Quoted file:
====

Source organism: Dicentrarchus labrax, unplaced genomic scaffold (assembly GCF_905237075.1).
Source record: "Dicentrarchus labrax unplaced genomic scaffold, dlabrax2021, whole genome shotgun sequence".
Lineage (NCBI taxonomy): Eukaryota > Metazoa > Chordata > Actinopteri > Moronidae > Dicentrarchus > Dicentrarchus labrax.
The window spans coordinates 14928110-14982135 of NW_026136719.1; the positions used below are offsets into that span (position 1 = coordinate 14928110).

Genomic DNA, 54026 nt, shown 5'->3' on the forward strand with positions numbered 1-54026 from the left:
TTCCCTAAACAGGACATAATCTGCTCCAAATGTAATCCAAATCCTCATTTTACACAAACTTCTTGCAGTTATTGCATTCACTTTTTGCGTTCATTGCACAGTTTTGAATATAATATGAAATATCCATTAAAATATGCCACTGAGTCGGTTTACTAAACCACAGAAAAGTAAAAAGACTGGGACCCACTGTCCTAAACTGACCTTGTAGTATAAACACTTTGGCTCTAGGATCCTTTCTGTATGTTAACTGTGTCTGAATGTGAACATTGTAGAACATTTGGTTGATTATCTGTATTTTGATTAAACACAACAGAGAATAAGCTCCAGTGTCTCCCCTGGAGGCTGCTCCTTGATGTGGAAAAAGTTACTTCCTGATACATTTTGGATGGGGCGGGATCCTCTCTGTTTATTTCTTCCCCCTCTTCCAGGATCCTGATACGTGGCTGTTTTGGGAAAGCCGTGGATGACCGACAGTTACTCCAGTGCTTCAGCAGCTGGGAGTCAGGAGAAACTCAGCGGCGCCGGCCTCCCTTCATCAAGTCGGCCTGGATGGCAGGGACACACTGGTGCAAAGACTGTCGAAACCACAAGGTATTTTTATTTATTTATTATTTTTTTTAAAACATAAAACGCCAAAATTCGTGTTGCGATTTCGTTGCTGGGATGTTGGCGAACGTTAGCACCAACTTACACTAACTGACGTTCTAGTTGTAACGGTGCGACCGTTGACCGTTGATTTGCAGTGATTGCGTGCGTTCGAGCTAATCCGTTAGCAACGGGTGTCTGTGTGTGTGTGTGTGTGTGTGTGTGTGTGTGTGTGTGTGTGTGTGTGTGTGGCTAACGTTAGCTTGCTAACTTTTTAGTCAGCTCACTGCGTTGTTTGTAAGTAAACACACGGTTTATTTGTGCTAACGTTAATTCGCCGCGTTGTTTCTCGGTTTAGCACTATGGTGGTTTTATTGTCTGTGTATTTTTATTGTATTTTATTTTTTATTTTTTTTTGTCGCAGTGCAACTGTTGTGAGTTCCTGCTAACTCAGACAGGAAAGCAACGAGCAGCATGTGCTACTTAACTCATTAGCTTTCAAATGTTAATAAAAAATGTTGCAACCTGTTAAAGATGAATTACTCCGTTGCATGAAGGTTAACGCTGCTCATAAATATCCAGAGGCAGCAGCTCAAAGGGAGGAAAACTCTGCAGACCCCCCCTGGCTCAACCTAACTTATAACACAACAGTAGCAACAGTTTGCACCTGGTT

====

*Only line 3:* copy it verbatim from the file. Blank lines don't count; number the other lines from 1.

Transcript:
Lineage (NCBI taxonomy): Eukaryota > Metazoa > Chordata > Actinopteri > Moronidae > Dicentrarchus > Dicentrarchus labrax.